IT COULD take some farmers in Nieu Bethesda a decade to get back to where they were before the flood that hit them Saturday. That’s the word from the mountainous catchment area north of Graaff-Reinet, where well over 100mm of rain fell in 24 hours, flooding the Gats River and all its tributaries, flattening stock fences, stripping roads to bedrock and bursting farm dams.
One farmer, Peet van Heerden, said yesterday the ferocity of the storm seemed to be over for now.
“All the rivers are down, and the sun is shining. But the hard work starts now.
“The floods washed away dams, furrows, weirs and causeways and every bit of top soil on our roads.
“The debris that came down with the floods smashed down our fences and our animals are now everywhere.”
All stock must be branded by law, and farmers know anyway which animals belong to who, he explained.
“But just finding them is going to be difficult – and then we need to be able to bring them back. To do that, we’re first going to have to fix up our roads, to allow us to move around on our farms.”
Nieu Bethesda farmers run sheep and cattle and grow lucern. Rain is a necessity, and drought had been taking its toll, he agreed.
“We did need the rain – but not like this. It was like using a dump truck to water a hankerchief size vege garden.”
He said it was hard to estimate damage costs in the whole Nieu Bethesday farming community but he alone would need to spend about R500000 to fix his dam.
“And other guys got hit much worse than me with damage to their infrastructure.”
But the good news is it could have been much worse, he said.
“Farming practice have improved dramatically in the past 30 years in terms of conserving soil and reducing run-off – so much so, this is one reason why our dam levels are lower.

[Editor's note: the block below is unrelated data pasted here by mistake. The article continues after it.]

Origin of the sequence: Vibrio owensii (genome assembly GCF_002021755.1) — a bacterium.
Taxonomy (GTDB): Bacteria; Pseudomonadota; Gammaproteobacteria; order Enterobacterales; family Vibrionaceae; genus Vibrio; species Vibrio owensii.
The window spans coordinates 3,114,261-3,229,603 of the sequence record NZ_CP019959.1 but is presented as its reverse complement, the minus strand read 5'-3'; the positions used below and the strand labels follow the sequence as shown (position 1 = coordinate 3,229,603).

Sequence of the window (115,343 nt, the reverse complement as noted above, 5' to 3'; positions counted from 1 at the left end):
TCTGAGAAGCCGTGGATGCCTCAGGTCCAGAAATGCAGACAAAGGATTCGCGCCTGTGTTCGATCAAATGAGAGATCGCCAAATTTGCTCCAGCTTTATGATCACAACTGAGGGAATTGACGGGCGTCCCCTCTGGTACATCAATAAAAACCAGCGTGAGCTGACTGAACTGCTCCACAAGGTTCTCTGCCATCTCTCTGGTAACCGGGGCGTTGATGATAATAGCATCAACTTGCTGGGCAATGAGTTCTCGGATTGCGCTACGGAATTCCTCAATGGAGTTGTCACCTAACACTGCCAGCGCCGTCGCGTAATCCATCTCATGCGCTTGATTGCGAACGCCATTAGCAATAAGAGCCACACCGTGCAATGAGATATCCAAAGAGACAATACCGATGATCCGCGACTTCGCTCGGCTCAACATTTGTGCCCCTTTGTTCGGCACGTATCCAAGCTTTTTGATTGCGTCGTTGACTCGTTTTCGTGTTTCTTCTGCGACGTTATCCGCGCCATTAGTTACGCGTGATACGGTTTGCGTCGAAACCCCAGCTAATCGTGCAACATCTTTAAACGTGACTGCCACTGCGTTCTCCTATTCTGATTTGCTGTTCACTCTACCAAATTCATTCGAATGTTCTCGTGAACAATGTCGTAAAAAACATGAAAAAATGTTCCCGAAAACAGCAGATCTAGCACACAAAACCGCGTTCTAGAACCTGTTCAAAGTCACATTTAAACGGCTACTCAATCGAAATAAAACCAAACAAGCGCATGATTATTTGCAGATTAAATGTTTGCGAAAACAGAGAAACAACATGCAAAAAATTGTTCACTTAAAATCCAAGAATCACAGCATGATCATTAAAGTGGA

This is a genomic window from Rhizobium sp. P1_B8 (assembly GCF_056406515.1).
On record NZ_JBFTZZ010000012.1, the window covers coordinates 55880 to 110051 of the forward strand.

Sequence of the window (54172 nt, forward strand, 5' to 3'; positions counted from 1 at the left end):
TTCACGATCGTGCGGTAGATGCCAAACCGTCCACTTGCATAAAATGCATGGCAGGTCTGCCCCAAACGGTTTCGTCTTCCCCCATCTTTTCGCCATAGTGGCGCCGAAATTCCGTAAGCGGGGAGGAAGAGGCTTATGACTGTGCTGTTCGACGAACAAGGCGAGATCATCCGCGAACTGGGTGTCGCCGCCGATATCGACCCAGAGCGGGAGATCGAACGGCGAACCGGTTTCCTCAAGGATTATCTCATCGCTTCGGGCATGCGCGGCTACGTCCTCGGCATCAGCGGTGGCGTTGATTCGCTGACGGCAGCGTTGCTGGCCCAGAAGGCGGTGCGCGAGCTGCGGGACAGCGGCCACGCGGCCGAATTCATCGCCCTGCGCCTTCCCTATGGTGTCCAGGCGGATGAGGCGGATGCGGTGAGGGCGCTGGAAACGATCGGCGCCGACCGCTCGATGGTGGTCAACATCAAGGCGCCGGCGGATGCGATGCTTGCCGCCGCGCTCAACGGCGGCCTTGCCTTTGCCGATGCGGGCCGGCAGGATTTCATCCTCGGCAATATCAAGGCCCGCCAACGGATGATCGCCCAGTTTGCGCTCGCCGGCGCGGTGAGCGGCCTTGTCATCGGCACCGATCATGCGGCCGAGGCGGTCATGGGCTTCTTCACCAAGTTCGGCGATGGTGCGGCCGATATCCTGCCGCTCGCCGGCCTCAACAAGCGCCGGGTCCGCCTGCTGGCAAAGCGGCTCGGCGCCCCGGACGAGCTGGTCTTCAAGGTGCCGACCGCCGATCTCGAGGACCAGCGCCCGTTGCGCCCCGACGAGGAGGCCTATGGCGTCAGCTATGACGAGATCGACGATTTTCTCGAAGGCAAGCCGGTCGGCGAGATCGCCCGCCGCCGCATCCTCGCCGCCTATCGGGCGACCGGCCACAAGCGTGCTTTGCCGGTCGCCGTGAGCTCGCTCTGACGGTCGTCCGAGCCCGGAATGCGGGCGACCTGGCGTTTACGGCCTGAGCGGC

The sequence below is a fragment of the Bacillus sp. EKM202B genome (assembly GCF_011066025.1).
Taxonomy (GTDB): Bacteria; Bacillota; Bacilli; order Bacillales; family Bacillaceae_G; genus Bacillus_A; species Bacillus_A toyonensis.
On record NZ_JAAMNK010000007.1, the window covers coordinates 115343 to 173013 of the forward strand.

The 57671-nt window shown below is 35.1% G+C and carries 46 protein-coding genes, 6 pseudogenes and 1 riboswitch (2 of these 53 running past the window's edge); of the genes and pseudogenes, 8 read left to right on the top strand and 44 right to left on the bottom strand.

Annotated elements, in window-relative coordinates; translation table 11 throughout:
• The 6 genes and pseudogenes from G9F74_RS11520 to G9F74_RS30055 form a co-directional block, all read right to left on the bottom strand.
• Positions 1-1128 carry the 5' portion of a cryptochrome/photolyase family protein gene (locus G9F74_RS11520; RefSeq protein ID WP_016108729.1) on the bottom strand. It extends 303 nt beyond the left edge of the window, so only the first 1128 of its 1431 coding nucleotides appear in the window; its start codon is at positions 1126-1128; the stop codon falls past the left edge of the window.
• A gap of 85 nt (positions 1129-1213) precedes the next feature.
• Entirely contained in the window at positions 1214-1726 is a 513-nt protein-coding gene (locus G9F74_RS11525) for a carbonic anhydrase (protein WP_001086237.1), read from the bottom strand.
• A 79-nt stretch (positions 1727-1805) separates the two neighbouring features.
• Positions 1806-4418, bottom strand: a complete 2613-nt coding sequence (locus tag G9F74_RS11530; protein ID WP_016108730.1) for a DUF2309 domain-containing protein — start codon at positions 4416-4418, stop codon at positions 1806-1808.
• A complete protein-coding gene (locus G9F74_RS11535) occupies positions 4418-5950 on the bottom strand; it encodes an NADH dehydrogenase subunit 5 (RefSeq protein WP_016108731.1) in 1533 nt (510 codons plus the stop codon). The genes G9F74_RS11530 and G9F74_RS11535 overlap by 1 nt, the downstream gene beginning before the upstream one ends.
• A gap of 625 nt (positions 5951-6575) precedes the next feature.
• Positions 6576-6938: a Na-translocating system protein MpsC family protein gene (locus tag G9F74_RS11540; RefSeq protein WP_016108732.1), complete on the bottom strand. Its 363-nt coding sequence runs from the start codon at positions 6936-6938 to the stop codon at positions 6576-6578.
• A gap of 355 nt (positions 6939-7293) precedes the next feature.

“The flood damage could have been much worse if we were not employing these soil conservation practices.”
In Graaff-Reinet, meanwhile, Camdeboo Municipality disaster management chief Christopher Roode said yesterday the Cqwebe Dam had dropped to 108% full from 116% full on Sunday morning, and the level of both the Gats and Sundays rivers was likewise down.
There is no longer a need for the flood gates to be kept open and the force of the excess water going over the northern spill section of the dam is dropping.
Rhoode and his team are carefully monitoring the situation but if it rains heavily in the Gats catchment in Nieu Bethesda, an emergency team will immedaiately move to operational gear, he said.
“We know from experience we have three hours to get into position before the water moves down through the system into the dam.
“Our team will be ready to handle any emergencies including the possible evacuation of old age homes and school hostels.”
At the weekend, the flood destroyed the fence around the Tronkdrif Pump Station on the municipal sewerage line, but there was no other serious damages reported, he said.
Graaff-Reinet tourism office official Sandi Will said yesterday locals were queuing up to photograph the magnificent sight of the Cqwebe Dam over-flowing, and rain was the subject of choice in every coffee shop and pub.